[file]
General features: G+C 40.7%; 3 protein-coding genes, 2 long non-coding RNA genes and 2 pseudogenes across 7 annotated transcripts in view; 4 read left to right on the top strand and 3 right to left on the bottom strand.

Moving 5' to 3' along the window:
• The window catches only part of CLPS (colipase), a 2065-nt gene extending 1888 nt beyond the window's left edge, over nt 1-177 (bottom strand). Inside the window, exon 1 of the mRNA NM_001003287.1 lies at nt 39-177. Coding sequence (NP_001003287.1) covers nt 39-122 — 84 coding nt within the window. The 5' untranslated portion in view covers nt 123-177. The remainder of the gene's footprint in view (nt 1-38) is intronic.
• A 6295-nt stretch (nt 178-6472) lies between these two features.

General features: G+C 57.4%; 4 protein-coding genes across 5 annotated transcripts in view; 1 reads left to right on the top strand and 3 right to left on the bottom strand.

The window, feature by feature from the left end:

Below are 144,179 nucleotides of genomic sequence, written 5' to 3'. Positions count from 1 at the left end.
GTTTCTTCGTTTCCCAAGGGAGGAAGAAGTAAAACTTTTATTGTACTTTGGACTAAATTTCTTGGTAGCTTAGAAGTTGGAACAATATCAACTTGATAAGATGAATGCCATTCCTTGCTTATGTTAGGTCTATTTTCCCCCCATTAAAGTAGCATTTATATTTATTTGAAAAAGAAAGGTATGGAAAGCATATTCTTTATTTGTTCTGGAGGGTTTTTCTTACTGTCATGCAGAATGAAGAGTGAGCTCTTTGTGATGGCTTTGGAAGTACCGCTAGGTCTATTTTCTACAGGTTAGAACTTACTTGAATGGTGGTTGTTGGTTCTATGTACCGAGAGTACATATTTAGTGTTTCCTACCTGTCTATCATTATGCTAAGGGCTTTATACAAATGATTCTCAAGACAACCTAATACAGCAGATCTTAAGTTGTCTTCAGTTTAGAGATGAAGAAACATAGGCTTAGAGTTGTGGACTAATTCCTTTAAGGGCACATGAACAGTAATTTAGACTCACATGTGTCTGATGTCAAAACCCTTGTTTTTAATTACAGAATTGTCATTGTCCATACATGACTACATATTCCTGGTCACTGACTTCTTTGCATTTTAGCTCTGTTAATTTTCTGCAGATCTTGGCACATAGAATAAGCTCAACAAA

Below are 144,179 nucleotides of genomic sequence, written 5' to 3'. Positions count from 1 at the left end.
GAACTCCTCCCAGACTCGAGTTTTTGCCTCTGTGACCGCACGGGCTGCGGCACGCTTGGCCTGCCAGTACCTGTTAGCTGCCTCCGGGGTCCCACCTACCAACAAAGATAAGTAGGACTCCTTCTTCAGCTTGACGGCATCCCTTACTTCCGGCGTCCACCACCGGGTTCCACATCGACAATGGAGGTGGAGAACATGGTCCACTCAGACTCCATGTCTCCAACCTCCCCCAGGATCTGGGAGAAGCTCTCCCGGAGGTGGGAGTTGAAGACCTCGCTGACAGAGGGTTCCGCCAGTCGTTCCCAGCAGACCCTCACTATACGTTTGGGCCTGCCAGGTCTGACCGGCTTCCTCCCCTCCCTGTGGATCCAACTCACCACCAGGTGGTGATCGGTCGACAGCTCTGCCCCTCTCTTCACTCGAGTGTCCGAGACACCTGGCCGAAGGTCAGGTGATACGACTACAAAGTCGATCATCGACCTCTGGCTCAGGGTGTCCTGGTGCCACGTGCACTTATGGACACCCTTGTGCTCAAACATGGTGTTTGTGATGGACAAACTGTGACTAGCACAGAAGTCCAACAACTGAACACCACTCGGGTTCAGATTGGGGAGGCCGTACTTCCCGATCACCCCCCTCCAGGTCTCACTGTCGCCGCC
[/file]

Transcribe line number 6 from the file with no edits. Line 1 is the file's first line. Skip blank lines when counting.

The window, feature by feature from the left end: